Mr Orui maintains each of the musical boxes with care, using the skills he picked up from watchmaking. When we visited, one of the old jukeboxes was out of commission, having been broken months before. The boxes contain many intricate moving parts, so any damage to them requires a substantial amount of time to repair. “It will take me several more months to fix it,” Mr Orui said.
The very first musical box was created in the 16th century after people observed the inner workings of a clock and found they could alter it to create something new. From then on, musical boxes have evolved multiple times, starting with one with bells and a barrel that had to be manually turned to play music, and progressing to automation with the cylindrical type (as seen below). These took a long time to produce, sometimes even up to years.
In fact, one of Mr Orui’s reasons for bringing his collection here was to fulfil the wish of his mentor, Mr Graham Webb. The musical box Mr Orui saw was in Webb’s possession, who passed it on to him in the hopes of bringing it back to where it came from.
As a little bonus at the end of the tour, Mr Orui led our small group to a table, with small DIY paper-strip musical boxes. With a smile, he showed us how to insert our tickets into the boxes —as it turns out, our oddly holey tickets were in fact ‘scores’ for these musical boxes! We continued playing around with the tickets back at the café area.
Visits to the museum have to be booked beforehand, and tickets purchased at the café counter. Entry costs $12 for adults and $6 for students and elderly. The museum is a two-minute stroll from Telok Ayer MRT station, via Exit A.
Sun Yat Sen Nanyang Memorial Hall
By Duncan Phang (22A13B) and Mei Feifei (22A13A)
The Sun Yat Sen Nanyang Memorial Hall is a national monument and heritage institution located in the Balestier area and a short walk from Novena MRT.
Known as the ‘father of modern China’, the museum’s namesake Dr Sun Yat Sen was the leader of the 1911 Xinhai Revolution that overthrew the Qing dynasty. The villa (previously named Wan Qing Yuan) that now houses the museum served as the headquarters for Dr Sun to coordinate his revolutionary movement from Singapore.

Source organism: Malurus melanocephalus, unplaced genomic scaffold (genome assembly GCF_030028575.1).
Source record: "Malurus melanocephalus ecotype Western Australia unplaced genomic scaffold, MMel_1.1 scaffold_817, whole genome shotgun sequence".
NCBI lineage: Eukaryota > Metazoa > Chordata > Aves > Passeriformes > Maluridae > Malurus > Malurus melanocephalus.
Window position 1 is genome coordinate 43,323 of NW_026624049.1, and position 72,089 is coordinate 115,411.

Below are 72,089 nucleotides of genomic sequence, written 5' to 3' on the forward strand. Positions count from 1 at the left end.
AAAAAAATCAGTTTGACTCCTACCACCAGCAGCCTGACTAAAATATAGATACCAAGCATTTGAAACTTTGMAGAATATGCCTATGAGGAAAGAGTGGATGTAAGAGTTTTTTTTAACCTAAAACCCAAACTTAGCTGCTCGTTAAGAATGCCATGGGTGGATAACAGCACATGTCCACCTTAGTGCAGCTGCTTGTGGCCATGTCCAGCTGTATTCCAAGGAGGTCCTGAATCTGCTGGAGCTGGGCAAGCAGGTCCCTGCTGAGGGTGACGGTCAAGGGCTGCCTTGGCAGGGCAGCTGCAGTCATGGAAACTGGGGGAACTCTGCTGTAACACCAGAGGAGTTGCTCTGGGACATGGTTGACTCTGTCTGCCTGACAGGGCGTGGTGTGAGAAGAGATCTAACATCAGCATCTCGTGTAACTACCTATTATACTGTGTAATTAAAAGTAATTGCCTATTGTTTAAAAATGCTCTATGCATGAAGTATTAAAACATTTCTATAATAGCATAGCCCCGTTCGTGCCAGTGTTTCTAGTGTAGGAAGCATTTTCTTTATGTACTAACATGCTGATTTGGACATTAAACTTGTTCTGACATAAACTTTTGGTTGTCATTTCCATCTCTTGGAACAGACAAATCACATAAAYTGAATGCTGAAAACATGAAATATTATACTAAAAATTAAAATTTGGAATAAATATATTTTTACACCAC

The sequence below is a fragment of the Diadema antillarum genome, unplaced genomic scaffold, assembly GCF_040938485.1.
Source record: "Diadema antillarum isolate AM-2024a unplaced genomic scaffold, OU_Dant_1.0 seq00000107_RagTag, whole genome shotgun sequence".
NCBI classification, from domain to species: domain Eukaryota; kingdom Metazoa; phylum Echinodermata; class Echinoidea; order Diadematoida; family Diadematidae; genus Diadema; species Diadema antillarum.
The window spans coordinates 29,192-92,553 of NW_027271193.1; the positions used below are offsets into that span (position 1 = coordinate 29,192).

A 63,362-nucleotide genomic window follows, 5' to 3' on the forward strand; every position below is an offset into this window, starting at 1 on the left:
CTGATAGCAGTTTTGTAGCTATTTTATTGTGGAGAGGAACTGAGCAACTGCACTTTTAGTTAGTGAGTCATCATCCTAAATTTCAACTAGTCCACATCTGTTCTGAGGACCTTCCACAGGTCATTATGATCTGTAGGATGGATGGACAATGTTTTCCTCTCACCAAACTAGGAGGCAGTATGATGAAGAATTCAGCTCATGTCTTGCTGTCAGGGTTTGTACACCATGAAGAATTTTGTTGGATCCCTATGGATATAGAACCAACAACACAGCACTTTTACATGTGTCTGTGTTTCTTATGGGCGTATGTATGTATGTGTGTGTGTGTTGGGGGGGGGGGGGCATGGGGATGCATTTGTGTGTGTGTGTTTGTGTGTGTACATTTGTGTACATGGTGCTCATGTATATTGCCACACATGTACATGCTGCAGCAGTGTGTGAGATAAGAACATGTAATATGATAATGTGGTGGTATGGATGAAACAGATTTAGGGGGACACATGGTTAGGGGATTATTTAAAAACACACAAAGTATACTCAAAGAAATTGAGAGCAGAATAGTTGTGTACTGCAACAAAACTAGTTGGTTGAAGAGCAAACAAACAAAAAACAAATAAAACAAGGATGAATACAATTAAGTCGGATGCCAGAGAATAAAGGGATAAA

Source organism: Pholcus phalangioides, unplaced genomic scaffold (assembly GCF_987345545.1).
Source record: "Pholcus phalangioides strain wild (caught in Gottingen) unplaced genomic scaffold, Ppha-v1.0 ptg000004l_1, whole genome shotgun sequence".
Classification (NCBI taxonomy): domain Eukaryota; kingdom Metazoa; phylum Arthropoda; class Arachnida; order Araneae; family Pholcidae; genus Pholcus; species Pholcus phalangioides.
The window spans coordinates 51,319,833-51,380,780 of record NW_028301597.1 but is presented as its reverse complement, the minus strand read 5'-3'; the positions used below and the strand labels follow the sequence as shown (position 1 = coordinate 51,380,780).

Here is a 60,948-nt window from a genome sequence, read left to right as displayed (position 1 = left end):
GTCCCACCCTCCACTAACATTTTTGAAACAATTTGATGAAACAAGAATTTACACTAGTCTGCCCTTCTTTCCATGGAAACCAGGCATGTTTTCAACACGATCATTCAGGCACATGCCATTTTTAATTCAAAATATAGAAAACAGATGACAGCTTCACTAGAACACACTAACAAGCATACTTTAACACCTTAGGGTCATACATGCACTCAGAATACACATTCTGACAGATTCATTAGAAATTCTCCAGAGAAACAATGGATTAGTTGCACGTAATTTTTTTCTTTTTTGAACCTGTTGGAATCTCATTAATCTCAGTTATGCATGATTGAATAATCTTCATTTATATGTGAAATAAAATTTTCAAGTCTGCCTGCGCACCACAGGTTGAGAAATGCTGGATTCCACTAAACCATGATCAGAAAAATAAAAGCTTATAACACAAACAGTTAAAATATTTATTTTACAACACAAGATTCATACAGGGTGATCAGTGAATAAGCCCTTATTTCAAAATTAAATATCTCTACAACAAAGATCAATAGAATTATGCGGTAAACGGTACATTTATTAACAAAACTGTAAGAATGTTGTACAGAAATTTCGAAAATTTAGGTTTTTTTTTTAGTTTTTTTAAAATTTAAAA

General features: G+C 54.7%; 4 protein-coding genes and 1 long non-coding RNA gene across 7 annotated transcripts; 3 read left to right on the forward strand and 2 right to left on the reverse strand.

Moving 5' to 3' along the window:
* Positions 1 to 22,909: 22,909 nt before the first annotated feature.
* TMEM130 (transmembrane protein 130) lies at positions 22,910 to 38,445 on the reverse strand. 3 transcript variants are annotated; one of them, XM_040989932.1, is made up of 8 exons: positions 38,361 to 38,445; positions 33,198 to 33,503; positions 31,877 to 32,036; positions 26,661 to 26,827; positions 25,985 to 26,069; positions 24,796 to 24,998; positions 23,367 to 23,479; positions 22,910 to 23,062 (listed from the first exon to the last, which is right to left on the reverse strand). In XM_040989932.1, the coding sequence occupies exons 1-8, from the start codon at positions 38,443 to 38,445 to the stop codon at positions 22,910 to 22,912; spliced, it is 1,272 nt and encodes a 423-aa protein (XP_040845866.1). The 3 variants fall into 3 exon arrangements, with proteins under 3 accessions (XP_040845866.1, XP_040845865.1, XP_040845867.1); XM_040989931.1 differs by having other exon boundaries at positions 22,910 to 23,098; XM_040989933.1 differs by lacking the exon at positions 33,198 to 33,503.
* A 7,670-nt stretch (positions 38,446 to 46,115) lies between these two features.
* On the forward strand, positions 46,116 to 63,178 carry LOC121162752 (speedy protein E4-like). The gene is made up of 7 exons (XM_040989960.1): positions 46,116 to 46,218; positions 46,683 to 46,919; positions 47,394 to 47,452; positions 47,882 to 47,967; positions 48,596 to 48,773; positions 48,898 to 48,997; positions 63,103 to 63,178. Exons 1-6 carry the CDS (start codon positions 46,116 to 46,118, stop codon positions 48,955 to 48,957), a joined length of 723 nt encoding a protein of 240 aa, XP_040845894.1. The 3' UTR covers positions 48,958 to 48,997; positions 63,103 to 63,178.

The first floor is dedicated to four permanent galleries. Each gallery contains artefacts of Dr Sun and his fellow revolutionaries but with a focus on the role played by Singapore and the broader Nanyang region in the 1911 Revolution.
As we walked through the galleries, the displays showed us the deep connections between Singapore, Southeast Asia, and China, that we previously did not give much thought to. “It’s nice to know about the more regional side of our history apart from the British colonial era,” said Lara Tan (22A01B).
Of course, we did not just visit the museum for the (very fun) history lesson. As part of this year’s Singapore Heritage Fest, the Memorial Hall also featured a funky nianhua (auspicious art) exhibit.
Featuring deities, variations of mythical guardians and auspicious art, nianhua encapsulates the contemporary values and beauty standards of its time.
One piece that we found particularly interesting was Five boys playing musical instruments (Republican period), a set of two art pieces featuring, well, five boys playing musical instruments. While the faces of the children looked more or less the same, their attire, haircuts, and the instruments they played were noticeably different.
In the artwork on the right, traditional Chinese instruments such as the xiaogu coexist with the European trombone, showing the influence of Western culture on Republican China. The transition from Qing dynasty-style partially shaved heads to full heads of hair also served to reflect the oft-tumultuous period of rapid social and political change of the time.